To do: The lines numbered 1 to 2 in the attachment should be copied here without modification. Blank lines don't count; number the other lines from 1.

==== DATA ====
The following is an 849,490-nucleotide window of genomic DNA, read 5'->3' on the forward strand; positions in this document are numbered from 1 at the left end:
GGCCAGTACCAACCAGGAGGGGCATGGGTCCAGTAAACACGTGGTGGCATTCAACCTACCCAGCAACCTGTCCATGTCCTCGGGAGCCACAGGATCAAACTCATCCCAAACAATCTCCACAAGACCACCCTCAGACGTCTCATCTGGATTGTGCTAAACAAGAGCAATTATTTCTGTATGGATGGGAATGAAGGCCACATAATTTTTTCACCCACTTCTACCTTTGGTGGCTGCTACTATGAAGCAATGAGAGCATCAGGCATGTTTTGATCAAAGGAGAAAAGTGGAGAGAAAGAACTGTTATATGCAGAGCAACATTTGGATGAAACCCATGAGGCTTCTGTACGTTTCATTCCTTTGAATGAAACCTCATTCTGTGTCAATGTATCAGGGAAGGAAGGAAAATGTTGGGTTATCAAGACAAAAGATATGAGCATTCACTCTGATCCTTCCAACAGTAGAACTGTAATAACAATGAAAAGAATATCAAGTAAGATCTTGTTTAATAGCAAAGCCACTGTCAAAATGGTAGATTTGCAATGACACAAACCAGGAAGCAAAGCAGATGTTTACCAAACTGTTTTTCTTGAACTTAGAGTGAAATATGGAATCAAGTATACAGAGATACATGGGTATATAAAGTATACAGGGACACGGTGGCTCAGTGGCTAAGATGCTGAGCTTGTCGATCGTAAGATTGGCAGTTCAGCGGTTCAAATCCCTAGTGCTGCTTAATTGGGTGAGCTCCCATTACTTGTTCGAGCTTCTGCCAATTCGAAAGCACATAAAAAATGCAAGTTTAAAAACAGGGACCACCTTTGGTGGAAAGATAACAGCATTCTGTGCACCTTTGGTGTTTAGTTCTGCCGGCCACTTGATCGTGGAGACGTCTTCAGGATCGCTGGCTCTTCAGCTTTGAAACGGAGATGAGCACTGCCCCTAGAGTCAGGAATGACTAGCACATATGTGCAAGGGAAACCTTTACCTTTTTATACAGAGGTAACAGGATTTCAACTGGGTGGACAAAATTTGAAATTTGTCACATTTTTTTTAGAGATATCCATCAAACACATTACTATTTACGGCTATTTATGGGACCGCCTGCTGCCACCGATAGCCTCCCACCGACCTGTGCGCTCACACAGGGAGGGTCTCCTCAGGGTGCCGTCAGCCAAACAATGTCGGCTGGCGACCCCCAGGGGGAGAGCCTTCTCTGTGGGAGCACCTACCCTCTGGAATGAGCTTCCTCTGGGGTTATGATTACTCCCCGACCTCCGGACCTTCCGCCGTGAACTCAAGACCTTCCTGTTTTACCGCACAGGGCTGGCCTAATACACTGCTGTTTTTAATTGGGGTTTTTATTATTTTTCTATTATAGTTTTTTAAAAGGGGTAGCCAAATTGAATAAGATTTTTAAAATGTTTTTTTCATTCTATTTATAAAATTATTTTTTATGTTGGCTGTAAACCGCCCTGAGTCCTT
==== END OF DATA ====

The following is an 849,490-nucleotide window of genomic DNA, read 5'->3' on the forward strand; positions in this document are numbered from 1 at the left end:
GGCCAGTACCAACCAGGAGGGGCATGGGTCCAGTAAACACGTGGTGGCATTCAACCTACCCAGCAACCTGTCCATGTCCTCGGGAGCCACAGGATCAAACTCATCCCAAACAATCTCCACAAGACCACCCTCAGACGTCTCATCTGGATTGTGCTAAACAAGAGCAATTATTTCTGTATGGATGGGAATGAAGGCCACATAATTTTTTCACCCACTTCTACCTTTGGTGGCTGCTACTATGAAGCAATGAGAGCATCAGGCATGTTTTGATCAAAGGAGAAAAGTGGAGAGAAAGAACTGTTATATGCAGAGCAACATTTGGATGAAACCCATGAGGCTTCTGTACGTTTCATTCCTTTGAATGAAACCTCATTCTGTGTCAATGTATCAGGGAAGGAAGGAAAATGTTGGGTTATCAAGACAAAAGATATGAGCATTCACTCTGATCCTTCCAACAGTAGAACTGTAATAACAATGAAAAGAATATCAAGTAAGATCTTGTTTAATAGCAAAGCCACTGTCAAAATGGTAGATTTGCAATGACACAAACCAGGAAGCAAAGCAGATGTTTACCAAACTGTTTTTCTTGAACTTAGAGTGAAATATGGAATCAAGTATACAGAGATACATGGGTATATAAAGTATACAGGGACACGGTGGCTCAGTGGCTAAGATGCTGAGCTTGTCGATCGTAAGATTGGCAGTTCAGCGGTTCAAATCCCTAGTGCTGCTTAATTGGGTGAGCTCCCATTACTTGTTCGAGCTTCTGCCAATTCGAAAGCACATAAAAAATGCAAGTTTAAAAACAGGGACCACCTTTGGTGGAAAGATAACAGCATTCTGTGCACCTTTGGTGTTTAGTTCTGCCGGCCACTTGATCGTGGAGACGTCTTCAGGATCGCTGGCTCTTCAGCTTTGAAACGGAGATGAGCACTGCCCCTAGAGTCAGGAATGACTAGCACATATGTGCAAGGGAAACCTTTACCTTTTTATACAGAGGTAACAGGATTTCAACTGGGTGGACAAAATTTGAAATTTGTCACATTTTTTTTAGAGATATCCATCAAACACATTACTATTTACGGCTATTTATGGGACCGCCTGCTGCCACCGATAGCCTCCCACCGACCTGTGCGCTCACACAGGGAGGGTCTCCTCAGGGTGCCGTCAGCCAAACAATGTCGGCTGGCGACCCCCAGGGGGAGAGCCTTCTCTGTGGGAGCACCTACCCTCTGGAATGAGCTTCCTCTGGGGTTATGATTACTCCCCGACCTCCGGACCTTCCGCCGTGAACTCAAGACCTTCCTGTTTTACCGCACAGGGCTGGCCTAATACACTGCTGTTTTTAATTGGGGTTTTTATTATTTTTCTATTATAGTTTTTTAAAAGGGGTAGCCAAATTGAATAAGATTTTTAAAATGTTTTTTTCATTCTATTTATAAAATTATTTTTTATGTTGGCTGTAAACCGCCCTGAGTCCTT